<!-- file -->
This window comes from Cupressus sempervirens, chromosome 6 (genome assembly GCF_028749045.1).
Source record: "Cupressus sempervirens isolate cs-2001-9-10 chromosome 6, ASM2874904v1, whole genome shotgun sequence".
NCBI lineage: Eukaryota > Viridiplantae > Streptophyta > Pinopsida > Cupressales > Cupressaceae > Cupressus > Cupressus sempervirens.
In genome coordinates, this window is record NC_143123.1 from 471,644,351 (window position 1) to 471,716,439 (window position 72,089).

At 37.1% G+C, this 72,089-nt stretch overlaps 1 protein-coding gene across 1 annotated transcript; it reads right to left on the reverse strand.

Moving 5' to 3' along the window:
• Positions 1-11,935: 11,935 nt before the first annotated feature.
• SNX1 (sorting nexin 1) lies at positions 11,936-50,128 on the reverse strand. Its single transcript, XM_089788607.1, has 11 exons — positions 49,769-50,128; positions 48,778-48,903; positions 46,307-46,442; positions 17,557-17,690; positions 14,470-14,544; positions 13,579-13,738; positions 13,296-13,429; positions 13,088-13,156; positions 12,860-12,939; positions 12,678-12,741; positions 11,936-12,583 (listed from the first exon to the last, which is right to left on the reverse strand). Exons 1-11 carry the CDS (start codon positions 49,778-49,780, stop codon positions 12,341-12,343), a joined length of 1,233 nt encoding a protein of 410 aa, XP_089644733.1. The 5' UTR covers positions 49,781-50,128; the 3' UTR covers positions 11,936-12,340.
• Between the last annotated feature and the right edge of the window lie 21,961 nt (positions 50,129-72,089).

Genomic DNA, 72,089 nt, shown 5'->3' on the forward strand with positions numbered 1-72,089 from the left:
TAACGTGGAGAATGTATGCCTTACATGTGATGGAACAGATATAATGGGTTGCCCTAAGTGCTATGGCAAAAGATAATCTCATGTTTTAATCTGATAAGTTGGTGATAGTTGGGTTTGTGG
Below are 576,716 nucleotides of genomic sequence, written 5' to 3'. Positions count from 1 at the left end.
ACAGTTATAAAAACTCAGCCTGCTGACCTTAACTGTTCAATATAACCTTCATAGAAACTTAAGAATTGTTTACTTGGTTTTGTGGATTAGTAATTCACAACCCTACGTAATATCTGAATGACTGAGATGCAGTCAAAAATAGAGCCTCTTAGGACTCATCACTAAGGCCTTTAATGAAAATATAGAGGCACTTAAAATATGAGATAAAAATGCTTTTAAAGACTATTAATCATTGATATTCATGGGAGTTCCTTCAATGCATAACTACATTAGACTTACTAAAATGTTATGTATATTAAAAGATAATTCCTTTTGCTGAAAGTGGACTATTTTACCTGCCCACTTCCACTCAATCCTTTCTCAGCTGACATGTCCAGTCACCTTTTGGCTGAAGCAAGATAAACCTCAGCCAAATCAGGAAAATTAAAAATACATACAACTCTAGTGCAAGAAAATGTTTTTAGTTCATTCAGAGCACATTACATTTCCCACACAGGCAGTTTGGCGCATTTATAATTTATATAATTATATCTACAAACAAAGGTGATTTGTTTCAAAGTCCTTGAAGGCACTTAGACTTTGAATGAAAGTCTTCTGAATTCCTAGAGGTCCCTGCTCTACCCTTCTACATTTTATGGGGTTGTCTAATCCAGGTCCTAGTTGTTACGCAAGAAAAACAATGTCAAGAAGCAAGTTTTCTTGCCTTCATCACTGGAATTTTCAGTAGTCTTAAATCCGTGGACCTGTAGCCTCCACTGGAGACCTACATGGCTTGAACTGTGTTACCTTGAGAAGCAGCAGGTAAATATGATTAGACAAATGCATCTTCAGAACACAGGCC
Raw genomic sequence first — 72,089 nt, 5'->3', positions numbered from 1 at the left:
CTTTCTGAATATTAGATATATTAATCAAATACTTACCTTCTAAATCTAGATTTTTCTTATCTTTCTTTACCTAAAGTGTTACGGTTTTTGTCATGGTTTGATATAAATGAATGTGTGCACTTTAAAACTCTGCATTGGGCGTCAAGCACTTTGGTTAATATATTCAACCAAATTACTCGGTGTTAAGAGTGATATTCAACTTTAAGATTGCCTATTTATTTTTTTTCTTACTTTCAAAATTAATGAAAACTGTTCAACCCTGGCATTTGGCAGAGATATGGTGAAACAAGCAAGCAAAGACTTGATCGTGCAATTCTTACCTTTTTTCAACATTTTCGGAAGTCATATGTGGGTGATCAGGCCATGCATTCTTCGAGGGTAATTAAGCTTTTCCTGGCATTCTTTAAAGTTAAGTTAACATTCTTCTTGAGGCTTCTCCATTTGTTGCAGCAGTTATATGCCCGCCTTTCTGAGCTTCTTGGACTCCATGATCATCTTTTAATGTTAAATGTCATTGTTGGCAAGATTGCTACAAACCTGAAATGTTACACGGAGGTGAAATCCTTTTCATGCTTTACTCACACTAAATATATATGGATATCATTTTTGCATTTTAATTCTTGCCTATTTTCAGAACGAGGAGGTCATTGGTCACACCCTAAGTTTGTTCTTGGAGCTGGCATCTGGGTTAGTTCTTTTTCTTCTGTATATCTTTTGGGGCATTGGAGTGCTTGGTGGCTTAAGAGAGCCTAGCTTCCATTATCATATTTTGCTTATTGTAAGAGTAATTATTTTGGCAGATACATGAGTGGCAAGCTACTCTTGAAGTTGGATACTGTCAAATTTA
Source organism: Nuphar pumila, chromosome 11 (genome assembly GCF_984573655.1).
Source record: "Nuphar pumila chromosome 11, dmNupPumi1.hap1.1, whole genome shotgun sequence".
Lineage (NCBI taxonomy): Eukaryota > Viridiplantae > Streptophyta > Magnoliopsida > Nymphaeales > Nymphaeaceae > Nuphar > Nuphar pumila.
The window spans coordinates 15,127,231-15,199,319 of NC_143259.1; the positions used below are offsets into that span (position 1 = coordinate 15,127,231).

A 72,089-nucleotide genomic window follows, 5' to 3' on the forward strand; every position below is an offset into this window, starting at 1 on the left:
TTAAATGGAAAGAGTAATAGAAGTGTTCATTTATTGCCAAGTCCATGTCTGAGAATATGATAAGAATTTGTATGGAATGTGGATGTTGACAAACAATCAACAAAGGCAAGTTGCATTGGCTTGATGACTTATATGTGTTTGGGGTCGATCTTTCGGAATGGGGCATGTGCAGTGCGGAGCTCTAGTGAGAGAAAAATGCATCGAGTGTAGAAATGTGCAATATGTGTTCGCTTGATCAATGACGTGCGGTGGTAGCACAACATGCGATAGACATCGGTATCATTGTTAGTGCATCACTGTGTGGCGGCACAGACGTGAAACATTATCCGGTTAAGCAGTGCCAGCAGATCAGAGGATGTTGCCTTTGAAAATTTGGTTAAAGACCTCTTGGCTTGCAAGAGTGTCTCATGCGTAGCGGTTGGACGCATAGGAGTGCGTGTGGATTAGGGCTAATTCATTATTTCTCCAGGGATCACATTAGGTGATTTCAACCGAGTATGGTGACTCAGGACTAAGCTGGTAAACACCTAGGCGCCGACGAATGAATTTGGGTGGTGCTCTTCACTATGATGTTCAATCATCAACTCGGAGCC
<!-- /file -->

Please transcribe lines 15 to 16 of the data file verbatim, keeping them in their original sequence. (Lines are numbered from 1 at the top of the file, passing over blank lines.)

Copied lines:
CTTTCTGAATATTAGATATATTAATCAAATACTTACCTTCTAAATCTAGATTTTTCTTATCTTTCTTTACCTAAAGTGTTACGGTTTTTGTCATGGTTTGATATAAATGAATGTGTGCACTTTAAAACTCTGCATTGGGCGTCAAGCACTTTGGTTAATATATTCAACCAAATTACTCGGTGTTAAGAGTGATATTCAACTTTAAGATTGCCTATTTATTTTTTTTCTTACTTTCAAAATTAATGAAAACTGTTCAACCCTGGCATTTGGCAGAGATATGGTGAAACAAGCAAGCAAAGACTTGATCGTGCAATTCTTACCTTTTTTCAACATTTTCGGAAGTCATATGTGGGTGATCAGGCCATGCATTCTTCGAGGGTAATTAAGCTTTTCCTGGCATTCTTTAAAGTTAAGTTAACATTCTTCTTGAGGCTTCTCCATTTGTTGCAGCAGTTATATGCCCGCCTTTCTGAGCTTCTTGGACTCCATGATCATCTTTTAATGTTAAATGTCATTGTTGGCAAGATTGCTACAAACCTGAAATGTTACACGGAGGTGAAATCCTTTTCATGCTTTACTCACACTAAATATATATGGATATCATTTTTGCATTTTAATTCTTGCCTATTTTCAGAACGAGGAGGTCATTGGTCACACCCTAAGTTTGTTCTTGGAGCTGGCATCTGGGTTAGTTCTTTTTCTTCTGTATATCTTTTGGGGCATTGGAGTGCTTGGTGGCTTAAGAGAGCCTAGCTTCCATTATCATATTTTGCTTATTGTAAGAGTAATTATTTTGGCAGATACATGAGTGGCAAGCTACTCTTGAAGTTGGATACTGTCAAATTTA
Source organism: Nuphar pumila, chromosome 11 (genome assembly GCF_984573655.1).